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1 May 2013 CFA Institute Journal Review

Islamic vs. Conventional Banking: Business Model, Efficiency and Stability (Digest Summary)

  1. Natalie Schoon

Islamic banks differ in significant ways from conventional banks. The authors find that Islamic banks are less cost-efficient but maintain higher asset quality. They also determine that during the 2007–09 financial crisis, Islamic banks fared better than conventional banks.

What’s Inside?

The efficiency and stability of Islamic banks compared with conventional banks merits further research, particularly in light of the 2007–09 financial crisis. Using a sample of 510 banks—out of which 88 are Islamic—from 22 countries, the authors compare conventional and Islamic banks and find that Islamic banks are less cost-efficient but have higher asset quality. Furthermore, Islamic banks are less likely to disintermediate during a financial crisis.

How Is This Research Useful to Practitioners?

In theory, Islamic banking differs significantly from conventional banking. Five main principles set Islamic banking apart from conventional banking. The three main prohibitions of Islamic banking are against interest, speculation, and investing in banned industry sectors. Shari’a-compliant transactions also need to be based on profit- and loss-sharing principles and need to have an underlying tangible asset. These principles result in a different business model from that of conventional banks.

Islamic banks, for example, do not suffer from interest rate risk but do experience pass-through risk between depositor and borrower. Partnership loans are subject to a dual agency problem and are not always suitable as a transaction type from either the bank’s or the depositor’s perspective. Such transaction types as trade-based and leasing transactions, which provide financing and demand deposits to attract customer funds, are often applied in practice to manage the agency problem and pass-through risks.

The theoretical differences between Islamic and conventional banks do not have clear implications for total earnings, the capability to access market capital, or efficiency. Higher complexity in combination with the relatively young age of the Islamic financial institutions is likely to result in higher costs and thus a lower level of cost efficiency. Even in theory, it cannot be determined with clarity whether and how the business orientation, cost efficiency, asset quality, and stability differ between Islamic and conventional banks.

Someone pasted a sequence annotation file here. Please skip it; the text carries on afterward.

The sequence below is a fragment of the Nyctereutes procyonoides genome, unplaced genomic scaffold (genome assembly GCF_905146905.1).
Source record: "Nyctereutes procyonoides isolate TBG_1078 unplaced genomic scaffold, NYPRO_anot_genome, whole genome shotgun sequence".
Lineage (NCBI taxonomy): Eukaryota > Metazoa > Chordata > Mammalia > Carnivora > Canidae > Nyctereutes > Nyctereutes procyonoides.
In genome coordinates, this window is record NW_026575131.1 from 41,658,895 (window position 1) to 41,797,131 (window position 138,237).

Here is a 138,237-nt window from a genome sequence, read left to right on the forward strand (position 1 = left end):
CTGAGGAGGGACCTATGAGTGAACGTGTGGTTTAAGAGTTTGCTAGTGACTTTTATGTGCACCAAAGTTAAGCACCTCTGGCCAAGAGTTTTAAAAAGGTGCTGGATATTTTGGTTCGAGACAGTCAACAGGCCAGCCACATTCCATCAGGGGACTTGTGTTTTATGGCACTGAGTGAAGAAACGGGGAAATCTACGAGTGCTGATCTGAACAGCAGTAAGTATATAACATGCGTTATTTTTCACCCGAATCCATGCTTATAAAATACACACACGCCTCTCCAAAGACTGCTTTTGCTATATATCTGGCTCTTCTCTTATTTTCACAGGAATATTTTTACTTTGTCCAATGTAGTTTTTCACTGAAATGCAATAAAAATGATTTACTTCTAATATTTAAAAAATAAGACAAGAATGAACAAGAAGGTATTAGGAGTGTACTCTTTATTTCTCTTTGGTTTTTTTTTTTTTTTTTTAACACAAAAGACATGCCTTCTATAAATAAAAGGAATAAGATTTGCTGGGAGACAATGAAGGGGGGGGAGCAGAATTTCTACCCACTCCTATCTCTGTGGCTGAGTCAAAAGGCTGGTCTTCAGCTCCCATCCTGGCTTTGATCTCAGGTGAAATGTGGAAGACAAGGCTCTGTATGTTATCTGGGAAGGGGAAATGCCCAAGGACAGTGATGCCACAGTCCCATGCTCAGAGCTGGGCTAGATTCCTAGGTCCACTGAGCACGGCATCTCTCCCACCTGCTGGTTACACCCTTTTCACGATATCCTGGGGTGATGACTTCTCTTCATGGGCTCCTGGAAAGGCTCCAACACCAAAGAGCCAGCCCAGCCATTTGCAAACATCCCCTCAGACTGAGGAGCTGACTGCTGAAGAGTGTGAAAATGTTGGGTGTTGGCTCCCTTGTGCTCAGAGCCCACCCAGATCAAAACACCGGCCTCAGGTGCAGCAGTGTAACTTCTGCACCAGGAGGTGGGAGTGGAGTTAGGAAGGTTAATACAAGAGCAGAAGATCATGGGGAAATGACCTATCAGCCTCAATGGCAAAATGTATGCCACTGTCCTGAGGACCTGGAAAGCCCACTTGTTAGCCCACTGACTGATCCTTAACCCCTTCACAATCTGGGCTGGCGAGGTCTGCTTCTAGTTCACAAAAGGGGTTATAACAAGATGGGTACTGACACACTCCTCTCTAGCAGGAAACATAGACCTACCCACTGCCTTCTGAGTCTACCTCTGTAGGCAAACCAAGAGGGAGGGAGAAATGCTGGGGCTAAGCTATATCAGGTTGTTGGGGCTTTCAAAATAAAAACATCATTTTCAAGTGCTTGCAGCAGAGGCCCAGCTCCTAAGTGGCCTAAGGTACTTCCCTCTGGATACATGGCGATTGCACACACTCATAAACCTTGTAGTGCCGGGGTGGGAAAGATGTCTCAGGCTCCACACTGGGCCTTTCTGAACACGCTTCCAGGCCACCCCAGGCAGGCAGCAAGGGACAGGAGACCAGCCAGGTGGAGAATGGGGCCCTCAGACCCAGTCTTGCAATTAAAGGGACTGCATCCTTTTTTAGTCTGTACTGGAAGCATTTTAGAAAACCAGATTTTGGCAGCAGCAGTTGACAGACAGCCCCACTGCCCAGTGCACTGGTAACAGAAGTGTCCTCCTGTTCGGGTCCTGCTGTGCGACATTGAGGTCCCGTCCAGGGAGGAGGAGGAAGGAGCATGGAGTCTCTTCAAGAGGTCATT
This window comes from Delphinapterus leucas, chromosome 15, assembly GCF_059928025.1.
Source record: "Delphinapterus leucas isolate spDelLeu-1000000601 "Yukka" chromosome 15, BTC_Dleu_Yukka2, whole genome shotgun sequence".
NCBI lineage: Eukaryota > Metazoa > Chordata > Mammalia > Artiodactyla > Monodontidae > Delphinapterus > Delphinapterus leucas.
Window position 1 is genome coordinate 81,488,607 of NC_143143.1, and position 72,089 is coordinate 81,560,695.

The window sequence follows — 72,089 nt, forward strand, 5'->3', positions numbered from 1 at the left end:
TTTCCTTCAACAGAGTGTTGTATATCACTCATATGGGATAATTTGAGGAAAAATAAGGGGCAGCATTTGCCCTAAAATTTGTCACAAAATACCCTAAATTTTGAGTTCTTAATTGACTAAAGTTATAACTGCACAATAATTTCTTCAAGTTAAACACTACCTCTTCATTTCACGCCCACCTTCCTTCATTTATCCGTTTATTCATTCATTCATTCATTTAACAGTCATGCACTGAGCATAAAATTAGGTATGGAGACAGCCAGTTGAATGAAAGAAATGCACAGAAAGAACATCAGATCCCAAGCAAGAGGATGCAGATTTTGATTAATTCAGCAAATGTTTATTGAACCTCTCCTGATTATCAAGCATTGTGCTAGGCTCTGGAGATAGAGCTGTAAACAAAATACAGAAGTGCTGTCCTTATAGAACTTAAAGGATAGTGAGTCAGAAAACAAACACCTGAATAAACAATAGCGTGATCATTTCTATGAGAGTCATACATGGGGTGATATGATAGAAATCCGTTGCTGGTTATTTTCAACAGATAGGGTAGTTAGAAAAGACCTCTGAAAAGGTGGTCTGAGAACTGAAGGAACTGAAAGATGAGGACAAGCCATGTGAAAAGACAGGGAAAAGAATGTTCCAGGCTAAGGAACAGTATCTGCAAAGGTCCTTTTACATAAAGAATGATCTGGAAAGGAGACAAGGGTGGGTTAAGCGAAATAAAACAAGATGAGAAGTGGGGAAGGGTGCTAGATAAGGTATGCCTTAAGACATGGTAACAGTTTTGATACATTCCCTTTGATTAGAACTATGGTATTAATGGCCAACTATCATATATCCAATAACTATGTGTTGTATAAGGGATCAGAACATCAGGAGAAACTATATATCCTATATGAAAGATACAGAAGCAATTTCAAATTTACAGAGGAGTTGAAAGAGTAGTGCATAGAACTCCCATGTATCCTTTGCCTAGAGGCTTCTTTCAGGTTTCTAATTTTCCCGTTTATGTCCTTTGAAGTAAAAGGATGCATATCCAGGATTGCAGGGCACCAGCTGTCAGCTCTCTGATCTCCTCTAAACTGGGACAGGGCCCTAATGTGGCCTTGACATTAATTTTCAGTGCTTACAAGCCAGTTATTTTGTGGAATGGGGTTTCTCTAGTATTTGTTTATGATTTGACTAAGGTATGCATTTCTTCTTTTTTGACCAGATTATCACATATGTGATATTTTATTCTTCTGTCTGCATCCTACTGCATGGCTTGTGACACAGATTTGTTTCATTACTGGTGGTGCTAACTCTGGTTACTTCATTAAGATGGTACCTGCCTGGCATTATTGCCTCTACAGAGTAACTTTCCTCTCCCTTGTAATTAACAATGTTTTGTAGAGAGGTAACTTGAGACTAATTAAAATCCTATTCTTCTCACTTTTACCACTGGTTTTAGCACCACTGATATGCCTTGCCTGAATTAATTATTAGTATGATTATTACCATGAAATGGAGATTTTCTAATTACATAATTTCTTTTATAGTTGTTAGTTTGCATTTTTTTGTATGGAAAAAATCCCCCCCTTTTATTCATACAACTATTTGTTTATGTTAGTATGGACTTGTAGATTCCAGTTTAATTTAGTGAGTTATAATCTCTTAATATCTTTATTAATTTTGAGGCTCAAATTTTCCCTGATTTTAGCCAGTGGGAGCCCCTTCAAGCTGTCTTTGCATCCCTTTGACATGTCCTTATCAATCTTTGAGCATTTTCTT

How Did the Authors Conduct This Research?

The authors use a data sample of 510 banks, of which 88 are Islamic, from 22 countries over the period 1995–2009. Each country in the sample has both Islamic and conventional banks. To determine the difference in business model, the ratio of fee-based income to total income, the level of nondeposit funding, and the loan-to-deposit ratio are considered. The results suggest that Islamic banks intermediate more of their deposits than their conventional counterparts do.

Bank efficiency is measured by overhead cost and the cost/income ratio, which indicate that Islamic banks have significantly higher overhead cost but only a marginally higher cost-to-income ratio. Asset quality is assessed using loss reserves, loan loss provisions, and nonperforming loans. Although there is no significant difference in loan loss provisions between the two types of banks, the authors find that loss reserves and nonperforming loans are significantly lower for Islamic banks. Finally, bank stability is assessed using the liquidity ratio, which does not appear to be significantly different between the two types of institutions. In addition, the Z-score—an indication of the likelihood of insolvency—indicates that Islamic banks are significantly closer to insolvency. They are thus less stable, and their returns are more volatile.

The general conclusion is that Islamic banks are less efficient, have higher intermediation ratios and higher asset quality, and are better capitalized. The latter two indicators in particular have helped Islamic banks outperform during the financial crisis.

Abstractor’s Viewpoint

The authors raise some interesting points, but their research also appears to miss a number of significant issues. Islamic financial institutions globally have suffered significantly from the real estate crisis that occurred at the end of 2009, which should have been captured by the data at least in part. In addition, the fact that Islamic banks are better capitalized seems to be taken as a given, without further investigation into the underlying reasons. Islamic banks’ better capitalization is not necessarily by choice; it is mainly caused by the significant lack of liquidity in the market. It is thus not necessarily a strong argument in their favor. But the high level of capitalization is potentially one of the most important reasons Islamic banks did well during the crisis. At a time when conventional banks did not have any funds to lend, Islamic banks still had capital available and were open for business. As a final point, the authors are incorrect as to the number of Islamic banks in the United Kingdom: There were five at the end of 2009, not two as reported. This mistake raises a concern about the quality of the underlying data.

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